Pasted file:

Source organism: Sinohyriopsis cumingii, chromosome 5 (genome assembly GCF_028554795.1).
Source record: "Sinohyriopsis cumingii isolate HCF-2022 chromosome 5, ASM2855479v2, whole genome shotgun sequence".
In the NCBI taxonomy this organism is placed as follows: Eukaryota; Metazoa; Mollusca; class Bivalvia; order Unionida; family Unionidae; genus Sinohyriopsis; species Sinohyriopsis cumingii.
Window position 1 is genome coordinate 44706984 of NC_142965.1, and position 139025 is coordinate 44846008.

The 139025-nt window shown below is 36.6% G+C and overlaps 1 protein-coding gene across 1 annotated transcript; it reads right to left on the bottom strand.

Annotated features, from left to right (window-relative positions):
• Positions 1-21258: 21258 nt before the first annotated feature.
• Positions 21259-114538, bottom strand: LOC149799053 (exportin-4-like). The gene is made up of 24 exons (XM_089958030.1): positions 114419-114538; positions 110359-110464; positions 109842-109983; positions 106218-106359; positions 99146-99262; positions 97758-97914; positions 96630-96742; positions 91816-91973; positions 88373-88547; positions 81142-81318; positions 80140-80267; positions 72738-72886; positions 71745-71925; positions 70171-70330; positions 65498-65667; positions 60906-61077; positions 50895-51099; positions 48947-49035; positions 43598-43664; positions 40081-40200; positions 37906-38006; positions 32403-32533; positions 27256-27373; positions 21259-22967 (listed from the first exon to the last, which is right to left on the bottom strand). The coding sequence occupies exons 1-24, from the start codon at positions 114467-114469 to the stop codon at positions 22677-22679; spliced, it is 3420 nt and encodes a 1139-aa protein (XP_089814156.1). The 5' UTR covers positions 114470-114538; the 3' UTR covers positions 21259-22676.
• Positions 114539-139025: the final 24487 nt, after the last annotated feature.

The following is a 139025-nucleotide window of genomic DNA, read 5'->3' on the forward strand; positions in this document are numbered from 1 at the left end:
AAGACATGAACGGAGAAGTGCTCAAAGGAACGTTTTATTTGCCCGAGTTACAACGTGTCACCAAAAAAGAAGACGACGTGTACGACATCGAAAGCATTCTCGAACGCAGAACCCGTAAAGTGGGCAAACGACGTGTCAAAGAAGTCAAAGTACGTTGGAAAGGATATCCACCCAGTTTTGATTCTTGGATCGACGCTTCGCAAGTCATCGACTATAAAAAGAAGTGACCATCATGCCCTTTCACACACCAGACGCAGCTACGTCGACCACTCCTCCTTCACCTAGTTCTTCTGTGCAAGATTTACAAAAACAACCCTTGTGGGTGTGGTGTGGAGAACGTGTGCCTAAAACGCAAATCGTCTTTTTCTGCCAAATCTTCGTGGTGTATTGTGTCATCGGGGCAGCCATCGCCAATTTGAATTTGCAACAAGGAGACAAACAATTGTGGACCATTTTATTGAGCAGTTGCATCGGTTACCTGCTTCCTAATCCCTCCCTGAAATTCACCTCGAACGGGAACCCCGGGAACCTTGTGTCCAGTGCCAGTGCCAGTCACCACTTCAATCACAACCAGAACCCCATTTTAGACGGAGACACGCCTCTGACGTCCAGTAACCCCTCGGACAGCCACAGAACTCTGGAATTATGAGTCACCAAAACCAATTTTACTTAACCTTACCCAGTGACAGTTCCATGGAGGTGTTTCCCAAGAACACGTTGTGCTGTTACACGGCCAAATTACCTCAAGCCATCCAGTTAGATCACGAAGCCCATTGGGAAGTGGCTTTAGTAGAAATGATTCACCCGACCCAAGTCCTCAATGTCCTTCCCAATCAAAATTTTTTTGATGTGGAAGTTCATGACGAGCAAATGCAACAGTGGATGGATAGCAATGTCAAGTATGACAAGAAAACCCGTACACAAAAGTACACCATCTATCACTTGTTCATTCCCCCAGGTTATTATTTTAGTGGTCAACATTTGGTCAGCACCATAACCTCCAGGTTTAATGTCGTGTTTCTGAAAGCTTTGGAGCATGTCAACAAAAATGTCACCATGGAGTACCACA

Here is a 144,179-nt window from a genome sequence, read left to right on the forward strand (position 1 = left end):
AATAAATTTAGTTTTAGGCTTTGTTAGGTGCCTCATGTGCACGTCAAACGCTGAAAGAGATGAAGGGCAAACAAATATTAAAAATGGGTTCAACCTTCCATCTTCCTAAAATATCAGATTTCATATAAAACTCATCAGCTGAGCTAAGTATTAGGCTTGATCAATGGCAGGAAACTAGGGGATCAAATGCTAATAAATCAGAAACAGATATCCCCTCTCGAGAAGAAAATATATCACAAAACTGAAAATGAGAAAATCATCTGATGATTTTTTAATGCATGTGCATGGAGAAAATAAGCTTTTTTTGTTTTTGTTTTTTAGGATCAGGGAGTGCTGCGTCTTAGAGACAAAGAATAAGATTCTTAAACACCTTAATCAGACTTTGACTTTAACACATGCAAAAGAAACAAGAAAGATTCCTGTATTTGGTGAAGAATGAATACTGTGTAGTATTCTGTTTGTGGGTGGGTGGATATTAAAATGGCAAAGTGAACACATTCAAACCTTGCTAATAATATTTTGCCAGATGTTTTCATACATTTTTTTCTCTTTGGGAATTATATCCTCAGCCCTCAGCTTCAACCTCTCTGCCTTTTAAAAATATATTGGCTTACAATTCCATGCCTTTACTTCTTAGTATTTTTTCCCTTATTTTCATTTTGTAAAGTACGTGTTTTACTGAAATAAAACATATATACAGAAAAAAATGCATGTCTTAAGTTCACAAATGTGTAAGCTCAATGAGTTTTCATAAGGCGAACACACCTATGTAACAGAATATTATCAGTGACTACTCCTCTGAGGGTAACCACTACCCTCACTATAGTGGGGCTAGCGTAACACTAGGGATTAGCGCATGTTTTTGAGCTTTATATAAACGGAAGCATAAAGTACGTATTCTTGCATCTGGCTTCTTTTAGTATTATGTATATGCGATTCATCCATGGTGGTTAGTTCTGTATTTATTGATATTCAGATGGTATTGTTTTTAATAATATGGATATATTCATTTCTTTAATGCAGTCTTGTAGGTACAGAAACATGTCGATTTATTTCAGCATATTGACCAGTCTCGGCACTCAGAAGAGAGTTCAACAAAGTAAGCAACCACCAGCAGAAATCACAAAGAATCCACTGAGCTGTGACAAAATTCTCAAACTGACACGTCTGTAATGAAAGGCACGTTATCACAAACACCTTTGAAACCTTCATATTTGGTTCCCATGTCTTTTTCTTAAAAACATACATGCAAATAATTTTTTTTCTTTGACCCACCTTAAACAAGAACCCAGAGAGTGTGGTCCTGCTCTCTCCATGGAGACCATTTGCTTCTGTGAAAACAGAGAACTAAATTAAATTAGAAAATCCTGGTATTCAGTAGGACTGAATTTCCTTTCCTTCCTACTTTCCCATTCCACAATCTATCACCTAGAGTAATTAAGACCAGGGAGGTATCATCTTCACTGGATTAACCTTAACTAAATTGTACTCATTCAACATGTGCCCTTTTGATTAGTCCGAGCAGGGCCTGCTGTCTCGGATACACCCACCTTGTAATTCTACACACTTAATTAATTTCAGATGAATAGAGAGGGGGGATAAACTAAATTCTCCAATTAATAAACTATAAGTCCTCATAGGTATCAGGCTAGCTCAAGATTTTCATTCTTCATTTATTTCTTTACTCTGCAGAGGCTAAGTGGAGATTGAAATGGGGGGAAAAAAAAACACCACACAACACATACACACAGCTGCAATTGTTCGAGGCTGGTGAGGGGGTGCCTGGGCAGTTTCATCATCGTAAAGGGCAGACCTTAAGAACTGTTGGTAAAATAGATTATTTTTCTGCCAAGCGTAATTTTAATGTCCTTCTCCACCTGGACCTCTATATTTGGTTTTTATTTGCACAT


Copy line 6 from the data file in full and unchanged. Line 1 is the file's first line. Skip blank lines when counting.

Annotated features, from left to right (window-relative positions):